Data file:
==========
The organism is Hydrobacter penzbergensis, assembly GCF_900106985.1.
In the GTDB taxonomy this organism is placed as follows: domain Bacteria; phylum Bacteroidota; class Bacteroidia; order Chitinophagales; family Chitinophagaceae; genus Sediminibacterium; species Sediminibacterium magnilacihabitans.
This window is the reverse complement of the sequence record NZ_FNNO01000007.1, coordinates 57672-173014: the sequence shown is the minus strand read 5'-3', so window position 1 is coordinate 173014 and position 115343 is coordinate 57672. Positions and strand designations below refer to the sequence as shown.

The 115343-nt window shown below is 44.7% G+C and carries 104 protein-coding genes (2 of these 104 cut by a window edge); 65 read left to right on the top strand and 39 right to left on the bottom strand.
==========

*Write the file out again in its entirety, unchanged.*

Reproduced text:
The organism is Hydrobacter penzbergensis, assembly GCF_900106985.1.
In the GTDB taxonomy this organism is placed as follows: domain Bacteria; phylum Bacteroidota; class Bacteroidia; order Chitinophagales; family Chitinophagaceae; genus Sediminibacterium; species Sediminibacterium magnilacihabitans.
This window is the reverse complement of the sequence record NZ_FNNO01000007.1, coordinates 57672-173014: the sequence shown is the minus strand read 5'-3', so window position 1 is coordinate 173014 and position 115343 is coordinate 57672. Positions and strand designations below refer to the sequence as shown.

The 115343-nt window shown below is 44.7% G+C and carries 104 protein-coding genes (2 of these 104 cut by a window edge); 65 read left to right on the top strand and 39 right to left on the bottom strand.